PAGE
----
The secret has been out for a while that Janey Yellen and the Federal Reserve are going to begin hiking interest rates. There remains a debate over how soon this will start, and how much rates will actually rise. Investors have to consider how this will impact corporate profits, the stock market, and their overall portfolios.
If Fitch is correct, investors should expect that a rate hike, or hikes, will cause at least modest corporate discomfort. Fitch issued a report showing that higher rates should increase the cost of borrowing – bringing lower profits and causing slower growth. 24/7 Wall St. has a base case calling for the markets being easily able to absorb what is likely heading this way.
Still, there is some good news here. While higher rates might cause some discomfort, Fitch specified that it continues to believe a gradual rise would have limited impact for corporate credits as a whole. One driver is the offsetting economic growth, and another driver is the aggressive refinancing many companies have used to push out debt maturities to longer dates and with lower coupon rates.
Still, Fitch’s report did leave the room open for a downside case:
In contrast, under our stress case scenario, rapid interest rate increases by the Federal Reserve would put additional pressure on credit metrics and could prompt more rating changes. Our stress case scenario includes more rapid rate increases, a choking off of near-term credit, a flattening of the yield curve and a spike in inflation. Against a backdrop of increased M&A activity, interest rate pressure could also impair the financial flexibility of buyers as acquisitions become more expensive to finance.
The secondary effects of a stress scenario are also important, as rising rates in a stagnant economic environment are likely to dampen equity values.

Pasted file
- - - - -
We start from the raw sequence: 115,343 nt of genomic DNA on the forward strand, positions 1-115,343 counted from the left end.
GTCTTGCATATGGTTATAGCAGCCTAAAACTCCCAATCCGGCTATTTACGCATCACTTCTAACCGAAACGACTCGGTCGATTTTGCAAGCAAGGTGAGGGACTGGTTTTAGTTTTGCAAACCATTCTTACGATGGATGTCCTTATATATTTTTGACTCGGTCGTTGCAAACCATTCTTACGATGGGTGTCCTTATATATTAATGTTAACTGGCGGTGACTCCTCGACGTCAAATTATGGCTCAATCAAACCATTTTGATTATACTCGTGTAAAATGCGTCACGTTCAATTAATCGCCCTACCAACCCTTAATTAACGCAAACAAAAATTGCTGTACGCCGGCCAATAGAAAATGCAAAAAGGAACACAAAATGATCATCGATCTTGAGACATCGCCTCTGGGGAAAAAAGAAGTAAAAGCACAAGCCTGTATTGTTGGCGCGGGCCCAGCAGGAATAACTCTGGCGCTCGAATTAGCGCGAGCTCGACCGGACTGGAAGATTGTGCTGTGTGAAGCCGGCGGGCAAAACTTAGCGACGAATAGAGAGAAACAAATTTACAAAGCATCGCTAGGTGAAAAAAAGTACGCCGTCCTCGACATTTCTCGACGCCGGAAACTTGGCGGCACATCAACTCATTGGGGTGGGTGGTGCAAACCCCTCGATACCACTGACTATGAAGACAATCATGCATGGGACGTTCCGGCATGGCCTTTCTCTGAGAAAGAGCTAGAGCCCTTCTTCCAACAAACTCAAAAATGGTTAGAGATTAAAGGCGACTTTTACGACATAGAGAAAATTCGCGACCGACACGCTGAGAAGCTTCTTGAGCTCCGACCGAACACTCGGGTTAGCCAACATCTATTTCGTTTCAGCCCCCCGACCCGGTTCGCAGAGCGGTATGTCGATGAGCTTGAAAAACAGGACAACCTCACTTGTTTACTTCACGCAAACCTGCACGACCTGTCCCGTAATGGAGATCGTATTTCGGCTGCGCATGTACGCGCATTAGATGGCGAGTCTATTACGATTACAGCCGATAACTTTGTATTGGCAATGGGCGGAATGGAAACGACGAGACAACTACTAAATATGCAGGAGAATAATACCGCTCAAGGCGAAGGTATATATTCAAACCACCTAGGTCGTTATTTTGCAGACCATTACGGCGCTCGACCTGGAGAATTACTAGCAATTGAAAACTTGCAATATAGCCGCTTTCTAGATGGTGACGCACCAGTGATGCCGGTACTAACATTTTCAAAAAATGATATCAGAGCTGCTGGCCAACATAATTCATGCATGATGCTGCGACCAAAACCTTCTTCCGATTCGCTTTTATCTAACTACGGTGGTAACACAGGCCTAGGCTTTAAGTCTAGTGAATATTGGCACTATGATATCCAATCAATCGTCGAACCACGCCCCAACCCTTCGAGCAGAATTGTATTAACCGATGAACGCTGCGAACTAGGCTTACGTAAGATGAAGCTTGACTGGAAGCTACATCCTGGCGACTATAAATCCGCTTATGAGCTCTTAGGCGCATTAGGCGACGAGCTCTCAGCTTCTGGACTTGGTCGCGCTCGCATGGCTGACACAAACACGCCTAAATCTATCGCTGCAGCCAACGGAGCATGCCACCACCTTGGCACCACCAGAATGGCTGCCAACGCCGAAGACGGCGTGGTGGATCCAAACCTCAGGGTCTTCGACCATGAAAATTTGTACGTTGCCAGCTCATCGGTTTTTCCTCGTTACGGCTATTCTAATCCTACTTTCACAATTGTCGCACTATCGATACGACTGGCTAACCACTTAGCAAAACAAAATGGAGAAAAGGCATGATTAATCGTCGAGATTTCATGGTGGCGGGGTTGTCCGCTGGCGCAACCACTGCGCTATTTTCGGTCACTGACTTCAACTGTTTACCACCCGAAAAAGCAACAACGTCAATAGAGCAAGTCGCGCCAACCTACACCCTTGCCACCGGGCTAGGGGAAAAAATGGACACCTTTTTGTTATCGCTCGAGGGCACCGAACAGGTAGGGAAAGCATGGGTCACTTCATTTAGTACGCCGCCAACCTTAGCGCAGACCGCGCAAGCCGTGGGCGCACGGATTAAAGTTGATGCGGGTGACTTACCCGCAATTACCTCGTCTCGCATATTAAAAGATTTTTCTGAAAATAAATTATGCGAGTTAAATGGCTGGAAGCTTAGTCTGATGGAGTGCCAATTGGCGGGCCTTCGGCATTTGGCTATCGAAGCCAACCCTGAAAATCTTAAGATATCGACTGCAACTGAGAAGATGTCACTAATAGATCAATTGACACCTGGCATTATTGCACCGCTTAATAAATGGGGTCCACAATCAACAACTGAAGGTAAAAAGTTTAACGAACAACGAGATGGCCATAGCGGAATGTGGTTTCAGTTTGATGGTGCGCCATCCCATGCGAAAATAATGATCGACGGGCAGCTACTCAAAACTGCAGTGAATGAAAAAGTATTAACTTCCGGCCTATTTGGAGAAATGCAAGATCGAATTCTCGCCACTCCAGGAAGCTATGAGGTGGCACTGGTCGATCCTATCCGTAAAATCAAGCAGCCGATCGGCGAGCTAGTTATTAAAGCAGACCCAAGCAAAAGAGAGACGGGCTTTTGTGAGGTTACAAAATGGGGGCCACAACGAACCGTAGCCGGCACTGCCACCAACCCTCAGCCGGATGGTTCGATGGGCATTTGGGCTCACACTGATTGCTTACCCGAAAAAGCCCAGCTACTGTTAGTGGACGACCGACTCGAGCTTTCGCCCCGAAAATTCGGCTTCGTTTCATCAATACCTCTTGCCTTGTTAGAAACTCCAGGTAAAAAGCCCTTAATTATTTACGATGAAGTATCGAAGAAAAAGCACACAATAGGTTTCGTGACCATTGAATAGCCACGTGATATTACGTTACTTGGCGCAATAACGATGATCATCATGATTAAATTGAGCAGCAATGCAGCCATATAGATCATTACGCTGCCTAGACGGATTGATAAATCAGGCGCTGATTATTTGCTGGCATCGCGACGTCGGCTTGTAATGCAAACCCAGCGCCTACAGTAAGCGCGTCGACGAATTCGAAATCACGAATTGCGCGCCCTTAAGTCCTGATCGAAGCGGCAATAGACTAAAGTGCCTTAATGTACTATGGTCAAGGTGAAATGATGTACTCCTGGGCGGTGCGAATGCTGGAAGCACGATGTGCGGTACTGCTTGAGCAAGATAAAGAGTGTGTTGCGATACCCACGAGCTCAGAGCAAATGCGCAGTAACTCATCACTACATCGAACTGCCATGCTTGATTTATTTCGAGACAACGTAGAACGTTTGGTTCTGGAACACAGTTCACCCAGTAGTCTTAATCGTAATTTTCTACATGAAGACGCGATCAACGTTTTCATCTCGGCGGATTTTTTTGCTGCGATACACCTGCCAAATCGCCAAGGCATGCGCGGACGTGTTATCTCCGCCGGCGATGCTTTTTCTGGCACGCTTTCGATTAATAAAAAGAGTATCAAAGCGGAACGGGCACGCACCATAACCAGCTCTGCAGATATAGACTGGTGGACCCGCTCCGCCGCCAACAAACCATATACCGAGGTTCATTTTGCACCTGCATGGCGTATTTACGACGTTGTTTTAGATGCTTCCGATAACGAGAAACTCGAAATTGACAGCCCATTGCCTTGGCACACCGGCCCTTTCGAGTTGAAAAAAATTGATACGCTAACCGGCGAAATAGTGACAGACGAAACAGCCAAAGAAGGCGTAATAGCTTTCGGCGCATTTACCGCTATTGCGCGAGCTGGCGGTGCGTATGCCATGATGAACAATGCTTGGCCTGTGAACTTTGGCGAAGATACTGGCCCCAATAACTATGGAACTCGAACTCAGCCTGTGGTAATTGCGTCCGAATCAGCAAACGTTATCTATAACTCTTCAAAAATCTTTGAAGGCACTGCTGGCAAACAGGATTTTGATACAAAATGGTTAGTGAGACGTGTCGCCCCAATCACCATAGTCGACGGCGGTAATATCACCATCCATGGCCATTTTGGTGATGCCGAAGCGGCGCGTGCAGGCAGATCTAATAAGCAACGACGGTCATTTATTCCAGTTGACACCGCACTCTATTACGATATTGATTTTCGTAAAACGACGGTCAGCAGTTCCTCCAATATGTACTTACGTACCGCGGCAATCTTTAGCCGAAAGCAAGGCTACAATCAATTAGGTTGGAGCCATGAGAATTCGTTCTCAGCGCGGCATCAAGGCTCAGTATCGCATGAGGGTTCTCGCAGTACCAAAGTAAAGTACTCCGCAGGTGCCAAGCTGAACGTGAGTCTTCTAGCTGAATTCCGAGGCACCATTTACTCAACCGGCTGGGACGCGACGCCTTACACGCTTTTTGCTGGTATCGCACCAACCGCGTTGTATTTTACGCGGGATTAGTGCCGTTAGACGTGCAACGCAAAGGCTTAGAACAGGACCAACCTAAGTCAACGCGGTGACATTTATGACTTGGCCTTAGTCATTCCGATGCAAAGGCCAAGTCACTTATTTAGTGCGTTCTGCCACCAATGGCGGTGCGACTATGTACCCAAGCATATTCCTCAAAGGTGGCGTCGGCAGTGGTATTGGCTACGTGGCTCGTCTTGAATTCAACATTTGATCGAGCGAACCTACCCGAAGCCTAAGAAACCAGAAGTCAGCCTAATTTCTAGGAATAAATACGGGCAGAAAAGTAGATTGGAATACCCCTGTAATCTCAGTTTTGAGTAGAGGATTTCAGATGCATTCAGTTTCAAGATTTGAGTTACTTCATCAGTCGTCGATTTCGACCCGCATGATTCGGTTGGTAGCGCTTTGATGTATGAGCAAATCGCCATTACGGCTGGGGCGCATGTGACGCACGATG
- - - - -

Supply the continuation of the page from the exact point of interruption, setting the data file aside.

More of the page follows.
Fitch further outlined that some sectors are better off than others. Those which have cost recovery mechanisms (such as utilities and master limited partnerships) or strong pricing power (such as aerospace & defense, engineering & construction) should generally be the best able to counter the challenges in the stress case.
Sectors with limited pricing power, with homebuilders being used as the example, may encounter more issues. Also, sectors where ongoing access to capital markets is critical for funding growth, such as REITs and MLPs, would likely be very sensitive to the stress scenario given their high distributions and limited ability to retain cash.
The base case from 24/7 Wall St. is currently that the available data points to a period where a true soft landing may take place. It seems unlikely that the market is going to get destroyed by higher interest rates. The FOMC likely knows that the economy (for companies and consumers alike) just is not so strong that it can support massively higher interest rates. Does Janet Yellen want to be known as the Fed Chairperson who crushed the financial markets and wrecked what was already the weakest post-WWII recovery?
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